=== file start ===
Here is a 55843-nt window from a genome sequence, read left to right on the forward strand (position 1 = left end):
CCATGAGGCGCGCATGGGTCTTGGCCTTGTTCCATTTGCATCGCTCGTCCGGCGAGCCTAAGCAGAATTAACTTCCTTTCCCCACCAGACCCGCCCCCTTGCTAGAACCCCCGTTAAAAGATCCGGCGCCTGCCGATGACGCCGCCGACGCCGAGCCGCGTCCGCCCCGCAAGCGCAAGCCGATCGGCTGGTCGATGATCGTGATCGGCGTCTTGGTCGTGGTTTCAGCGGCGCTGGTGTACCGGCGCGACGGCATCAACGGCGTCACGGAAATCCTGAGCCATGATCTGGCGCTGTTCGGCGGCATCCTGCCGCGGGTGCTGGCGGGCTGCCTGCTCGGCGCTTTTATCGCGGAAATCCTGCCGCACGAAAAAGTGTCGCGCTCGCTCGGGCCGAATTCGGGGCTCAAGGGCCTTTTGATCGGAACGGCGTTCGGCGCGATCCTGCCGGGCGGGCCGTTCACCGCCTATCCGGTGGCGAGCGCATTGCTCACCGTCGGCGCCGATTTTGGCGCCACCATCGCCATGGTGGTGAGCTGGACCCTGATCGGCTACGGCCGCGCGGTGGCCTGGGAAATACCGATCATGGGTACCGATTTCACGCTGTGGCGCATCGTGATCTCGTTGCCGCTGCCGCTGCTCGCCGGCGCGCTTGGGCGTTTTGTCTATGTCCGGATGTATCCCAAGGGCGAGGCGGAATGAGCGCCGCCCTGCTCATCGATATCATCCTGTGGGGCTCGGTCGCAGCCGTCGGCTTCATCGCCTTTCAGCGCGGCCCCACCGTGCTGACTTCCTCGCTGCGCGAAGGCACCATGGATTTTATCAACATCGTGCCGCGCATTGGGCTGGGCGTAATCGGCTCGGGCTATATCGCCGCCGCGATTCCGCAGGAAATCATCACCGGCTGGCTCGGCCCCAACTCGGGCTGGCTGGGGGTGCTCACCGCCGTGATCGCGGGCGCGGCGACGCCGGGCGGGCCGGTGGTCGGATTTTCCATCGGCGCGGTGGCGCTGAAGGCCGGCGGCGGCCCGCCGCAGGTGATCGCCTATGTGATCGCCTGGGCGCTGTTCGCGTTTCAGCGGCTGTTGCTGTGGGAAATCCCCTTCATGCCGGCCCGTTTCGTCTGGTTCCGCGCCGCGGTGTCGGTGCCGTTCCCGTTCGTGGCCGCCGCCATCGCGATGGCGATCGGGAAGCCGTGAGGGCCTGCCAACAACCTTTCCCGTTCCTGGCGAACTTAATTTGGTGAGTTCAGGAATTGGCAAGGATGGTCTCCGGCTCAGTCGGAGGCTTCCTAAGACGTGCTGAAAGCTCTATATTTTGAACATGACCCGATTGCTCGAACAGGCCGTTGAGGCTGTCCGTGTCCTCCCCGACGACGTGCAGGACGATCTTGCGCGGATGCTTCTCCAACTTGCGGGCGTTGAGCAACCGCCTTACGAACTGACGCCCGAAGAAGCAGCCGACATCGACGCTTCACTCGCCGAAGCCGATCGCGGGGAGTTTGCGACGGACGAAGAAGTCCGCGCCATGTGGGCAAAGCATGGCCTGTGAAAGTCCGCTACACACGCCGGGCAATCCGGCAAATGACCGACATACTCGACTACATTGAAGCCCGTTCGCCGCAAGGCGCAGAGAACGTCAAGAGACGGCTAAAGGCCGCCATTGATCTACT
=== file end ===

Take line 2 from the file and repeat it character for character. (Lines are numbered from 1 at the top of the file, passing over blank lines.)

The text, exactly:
CCATGAGGCGCGCATGGGTCTTGGCCTTGTTCCATTTGCATCGCTCGTCCGGCGAGCCTAAGCAGAATTAACTTCCTTTCCCCACCAGACCCGCCCCCTTGCTAGAACCCCCGTTAAAAGATCCGGCGCCTGCCGATGACGCCGCCGACGCCGAGCCGCGTCCGCCCCGCAAGCGCAAGCCGATCGGCTGGTCGATGATCGTGATCGGCGTCTTGGTCGTGGTTTCAGCGGCGCTGGTGTACCGGCGCGACGGCATCAACGGCGTCACGGAAATCCTGAGCCATGATCTGGCGCTGTTCGGCGGCATCCTGCCGCGGGTGCTGGCGGGCTGCCTGCTCGGCGCTTTTATCGCGGAAATCCTGCCGCACGAAAAAGTGTCGCGCTCGCTCGGGCCGAATTCGGGGCTCAAGGGCCTTTTGATCGGAACGGCGTTCGGCGCGATCCTGCCGGGCGGGCCGTTCACCGCCTATCCGGTGGCGAGCGCATTGCTCACCGTCGGCGCCGATTTTGGCGCCACCATCGCCATGGTGGTGAGCTGGACCCTGATCGGCTACGGCCGCGCGGTGGCCTGGGAAATACCGATCATGGGTACCGATTTCACGCTGTGGCGCATCGTGATCTCGTTGCCGCTGCCGCTGCTCGCCGGCGCGCTTGGGCGTTTTGTCTATGTCCGGATGTATCCCAAGGGCGAGGCGGAATGAGCGCCGCCCTGCTCATCGATATCATCCTGTGGGGCTCGGTCGCAGCCGTCGGCTTCATCGCCTTTCAGCGCGGCCCCACCGTGCTGACTTCCTCGCTGCGCGAAGGCACCATGGATTTTATCAACATCGTGCCGCGCATTGGGCTGGGCGTAATCGGCTCGGGCTATATCGCCGCCGCGATTCCGCAGGAAATCATCACCGGCTGGCTCGGCCCCAACTCGGGCTGGCTGGGGGTGCTCACCGCCGTGATCGCGGGCGCGGCGACGCCGGGCGGGCCGGTGGTCGGATTTTCCATCGGCGCGGTGGCGCTGAAGGCCGGCGGCGGCCCGCCGCAGGTGATCGCCTATGTGATCGCCTGGGCGCTGTTCGCGTTTCAGCGGCTGTTGCTGTGGGAAATCCCCTTCATGCCGGCCCGTTTCGTCTGGTTCCGCGCCGCGGTGTCGGTGCCGTTCCCGTTCGTGGCCGCCGCCATCGCGATGGCGATCGGGAAGCCGTGAGGGCCTGCCAACAACCTTTCCCGTTCCTGGCGAACTTAATTTGGTGAGTTCAGGAATTGGCAAGGATGGTCTCCGGCTCAGTCGGAGGCTTCCTAAGACGTGCTGAAAGCTCTATATTTTGAACATGACCCGATTGCTCGAACAGGCCGTTGAGGCTGTCCGTGTCCTCCCCGACGACGTGCAGGACGATCTTGCGCGGATGCTTCTCCAACTTGCGGGCGTTGAGCAACCGCCTTACGAACTGACGCCCGAAGAAGCAGCCGACATCGACGCTTCACTCGCCGAAGCCGATCGCGGGGAGTTTGCGACGGACGAAGAAGTCCGCGCCATGTGGGCAAAGCATGGCCTGTGAAAGTCCGCTACACACGCCGGGCAATCCGGCAAATGACCGACATACTCGACTACATTGAAGCCCGTTCGCCGCAAGGCGCAGAGAACGTCAAGAGACGGCTAAAGGCCGCCATTGATCTACT